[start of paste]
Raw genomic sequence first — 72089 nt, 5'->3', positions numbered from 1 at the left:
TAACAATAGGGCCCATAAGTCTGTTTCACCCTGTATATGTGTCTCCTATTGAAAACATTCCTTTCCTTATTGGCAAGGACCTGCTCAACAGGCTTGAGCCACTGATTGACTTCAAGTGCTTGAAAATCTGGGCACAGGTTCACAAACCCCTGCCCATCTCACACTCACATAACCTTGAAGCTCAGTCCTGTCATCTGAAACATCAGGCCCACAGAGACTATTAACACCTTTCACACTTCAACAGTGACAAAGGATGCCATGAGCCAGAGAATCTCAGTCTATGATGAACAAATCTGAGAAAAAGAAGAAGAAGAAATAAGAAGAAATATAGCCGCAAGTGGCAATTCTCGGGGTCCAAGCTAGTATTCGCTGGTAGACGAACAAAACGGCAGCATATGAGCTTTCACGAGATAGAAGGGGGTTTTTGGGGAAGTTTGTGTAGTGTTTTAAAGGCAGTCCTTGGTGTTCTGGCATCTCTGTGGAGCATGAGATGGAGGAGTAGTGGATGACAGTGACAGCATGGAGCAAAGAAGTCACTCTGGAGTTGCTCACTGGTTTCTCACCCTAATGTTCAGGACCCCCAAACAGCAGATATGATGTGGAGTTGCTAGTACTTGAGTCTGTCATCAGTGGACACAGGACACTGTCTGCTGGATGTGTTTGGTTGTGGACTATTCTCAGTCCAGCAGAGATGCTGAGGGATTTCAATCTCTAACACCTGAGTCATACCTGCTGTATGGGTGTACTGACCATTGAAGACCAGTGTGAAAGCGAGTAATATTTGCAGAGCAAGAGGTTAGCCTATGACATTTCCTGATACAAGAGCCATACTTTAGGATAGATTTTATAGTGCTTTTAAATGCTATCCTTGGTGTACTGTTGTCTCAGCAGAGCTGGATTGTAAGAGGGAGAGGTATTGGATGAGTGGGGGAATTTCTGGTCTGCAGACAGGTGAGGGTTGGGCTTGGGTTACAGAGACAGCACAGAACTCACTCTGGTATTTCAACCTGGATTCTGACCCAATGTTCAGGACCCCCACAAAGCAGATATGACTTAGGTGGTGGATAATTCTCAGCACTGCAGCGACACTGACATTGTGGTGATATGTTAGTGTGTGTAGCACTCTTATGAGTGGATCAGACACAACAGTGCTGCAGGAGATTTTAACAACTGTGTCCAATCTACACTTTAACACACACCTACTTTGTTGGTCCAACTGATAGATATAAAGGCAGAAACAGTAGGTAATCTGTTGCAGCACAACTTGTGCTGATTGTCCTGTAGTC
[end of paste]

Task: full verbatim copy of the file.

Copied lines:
Raw genomic sequence first — 72089 nt, 5'->3', positions numbered from 1 at the left:
TAACAATAGGGCCCATAAGTCTGTTTCACCCTGTATATGTGTCTCCTATTGAAAACATTCCTTTCCTTATTGGCAAGGACCTGCTCAACAGGCTTGAGCCACTGATTGACTTCAAGTGCTTGAAAATCTGGGCACAGGTTCACAAACCCCTGCCCATCTCACACTCACATAACCTTGAAGCTCAGTCCTGTCATCTGAAACATCAGGCCCACAGAGACTATTAACACCTTTCACACTTCAACAGTGACAAAGGATGCCATGAGCCAGAGAATCTCAGTCTATGATGAACAAATCTGAGAAAAAGAAGAAGAAGAAATAAGAAGAAATATAGCCGCAAGTGGCAATTCTCGGGGTCCAAGCTAGTATTCGCTGGTAGACGAACAAAACGGCAGCATATGAGCTTTCACGAGATAGAAGGGGGTTTTTGGGGAAGTTTGTGTAGTGTTTTAAAGGCAGTCCTTGGTGTTCTGGCATCTCTGTGGAGCATGAGATGGAGGAGTAGTGGATGACAGTGACAGCATGGAGCAAAGAAGTCACTCTGGAGTTGCTCACTGGTTTCTCACCCTAATGTTCAGGACCCCCAAACAGCAGATATGATGTGGAGTTGCTAGTACTTGAGTCTGTCATCAGTGGACACAGGACACTGTCTGCTGGATGTGTTTGGTTGTGGACTATTCTCAGTCCAGCAGAGATGCTGAGGGATTTCAATCTCTAACACCTGAGTCATACCTGCTGTATGGGTGTACTGACCATTGAAGACCAGTGTGAAAGCGAGTAATATTTGCAGAGCAAGAGGTTAGCCTATGACATTTCCTGATACAAGAGCCATACTTTAGGATAGATTTTATAGTGCTTTTAAATGCTATCCTTGGTGTACTGTTGTCTCAGCAGAGCTGGATTGTAAGAGGGAGAGGTATTGGATGAGTGGGGGAATTTCTGGTCTGCAGACAGGTGAGGGTTGGGCTTGGGTTACAGAGACAGCACAGAACTCACTCTGGTATTTCAACCTGGATTCTGACCCAATGTTCAGGACCCCCACAAAGCAGATATGACTTAGGTGGTGGATAATTCTCAGCACTGCAGCGACACTGACATTGTGGTGATATGTTAGTGTGTGTAGCACTCTTATGAGTGGATCAGACACAACAGTGCTGCAGGAGATTTTAACAACTGTGTCCAATCTACACTTTAACACACACCTACTTTGTTGGTCCAACTGATAGATATAAAGGCAGAAACAGTAGGTAATCTGTTGCAGCACAACTTGTGCTGATTGTCCTGTAGTC